Quote:
Originally Posted by Nixalot View Post

I know 1GB is the listed minimum for FreeBSD but most ZFS performance issues can be resolved by adding more RAM.
That's the case for pretty much all software tongue.gif
Quote:
Originally Posted by Nixalot View Post

If you're running ZFS and having performance issues, watch the following presentation given at EuroBSDcon 2012 for information on tuning ZFS http://www.youtube.com/watch?v=PIpI7Ub6yjo
Thanks for the link, I'll give that a watch over the weekend, however a disclaimer needs to be made: you have to be careful tuning ZFS as it can lead to an unstable environment. It's definitely better to stick with the defaults for production use, or only change the basic ZFS options (rather than kernel level tuning that many guides offer).
Edited by Plan9 - 1/9/13 at 1:17am
post #940 of 4043
Quote:
Thanks for the link, I'll give that a watch over the weekend, however a disclaimer needs to be made: you have to be careful tuning ZFS as it can lead to an unstable environment. It's definitely better to stick with the defaults for production use, or only change the basic ZFS options (rather than kernel level tuning that many guides offer).
I agree, some "internet wisdom" will have you do things like turn off ZFS checksums which I would never do. The video is by one of the maintainers of ZFS for FreeBSD and he mentions that it is all very workload dependent.
Quote:
Actually that's not true. FreeNAS's documentation heavily rounds things up. If you go to the original ZFS best practice guide, the specs are a lot more modest. Running ZFS on vanilla FreeBSD should only need a minimum of ~3GB of RAM for ZFS (and that's still rounding up): 2GB of which is required for prefetching. So 4GB would be more than enough to run a basic FreeBSD file server.

I've read the guide as well but I find that recommendation questionable. Depending on the workload and the settings you have enabled on the dataset ZFS will easily use that much RAM, especially if you turn on deduplication on a dataset, since the deduplication table ZFS uses to determine if data already exists before it is written is stored in RAM. Plus, I think that guide was written for ZFS on Solaris, FreeBSD's implementation does have some differences, for instance the guide recommends you use ZFS only with whole disks, since you lose the device cache if you use it on just a partition, but on FreeBSD it works perfectly fine to have ZFS only on certain partitions because in FreeBSD by default (thanks in part to FreeNAS boxes with lots of hard drives but low amounts of RAM) the ZFS vdev cache is turned off by default.
Quote:
In my current NAS, I 'only' have 8GB of RAM, more than half of which is reserved for virtual machines. Then you could probably drop another 256MB of RAM for the core OS (I only have lighttpd, samba (I don't like ZFSs SMB implementation) and NFS running, so it's pretty much a bare bones system). So lets say there's only 3GB free for ZFS. Now I only have one storage pool which is is 6x 1TB HDDs (two 3x HDD RAIDZ1), so I don't have to worry about the 1GB additional footprint as per the best practice guides. If FreeNAS's guide was accurate then prefetching (with it's reported 4GB footprint) would auto-disable. However all my tests on FreeBSD has shown that prefetching only needs 2GB RAM.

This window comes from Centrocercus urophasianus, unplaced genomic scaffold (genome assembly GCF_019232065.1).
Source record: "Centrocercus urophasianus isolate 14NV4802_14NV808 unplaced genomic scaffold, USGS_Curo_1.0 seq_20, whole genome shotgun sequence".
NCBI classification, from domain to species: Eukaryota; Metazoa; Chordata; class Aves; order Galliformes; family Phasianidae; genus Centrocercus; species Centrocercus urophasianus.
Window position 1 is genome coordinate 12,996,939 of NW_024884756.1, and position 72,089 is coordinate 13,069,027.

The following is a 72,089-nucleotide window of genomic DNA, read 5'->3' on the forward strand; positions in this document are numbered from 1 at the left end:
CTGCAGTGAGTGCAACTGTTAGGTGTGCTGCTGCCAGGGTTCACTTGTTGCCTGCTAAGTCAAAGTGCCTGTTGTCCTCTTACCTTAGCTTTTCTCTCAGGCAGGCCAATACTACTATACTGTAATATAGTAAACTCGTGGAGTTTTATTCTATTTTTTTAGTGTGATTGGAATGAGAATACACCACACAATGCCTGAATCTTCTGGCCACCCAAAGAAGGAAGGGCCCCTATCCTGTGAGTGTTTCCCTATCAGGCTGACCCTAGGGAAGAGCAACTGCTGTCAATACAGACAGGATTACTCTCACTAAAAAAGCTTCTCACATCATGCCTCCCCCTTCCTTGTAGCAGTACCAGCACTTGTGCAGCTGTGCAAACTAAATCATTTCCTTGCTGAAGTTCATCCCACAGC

Again this is all depending on your specific requirements for your NAS, my ZFS server has 16GB of RAM and I've let it autotune (the default setting) so up to 15GB of memory is available for the ARC, and at least 1.8 GB of RAM will always be available for it. The amount in use at any given time will go up or down based on other system requirements but most of the time there's around 12 GB of space allocated to ARC, which works really well if you're trying to stream a 2GB file over a GbE network to a boxee box because the file is read into RAM and sent from there making the stream very reliable. When I was using ext4 on an ubuntu install on the same hardware to do the same I would occasionally get pauses while the video buffered. My server is fairly busy though, I have samba running and do a lot of transfers via rsync from my other machines to back up data to the server and also stream a lot to my boxee box.

Given what you've said about your setup, I think the bottom line is that people should monitor ZFS on their systems and adjust settings and add RAM as needed based on the data collected, since so much of this is dependent on the specific requirements of the server and application. The sysutils/zfs-stats port has 2 utilities that are great for watching the various ZFS counters as kept by sysctl. zfs-stats will give you information from the time the system booted up, but the really great one is zfs-mon which gives you real-time information about how ZFS is performing on your system at that point in time and by default will run and monitor until you kill it with ctrl+c or something. While it's running it'll give you each stat for the last 10 seconds, last 60 seconds, and for the total amount of time you've been running zfs-mon. It's very handy.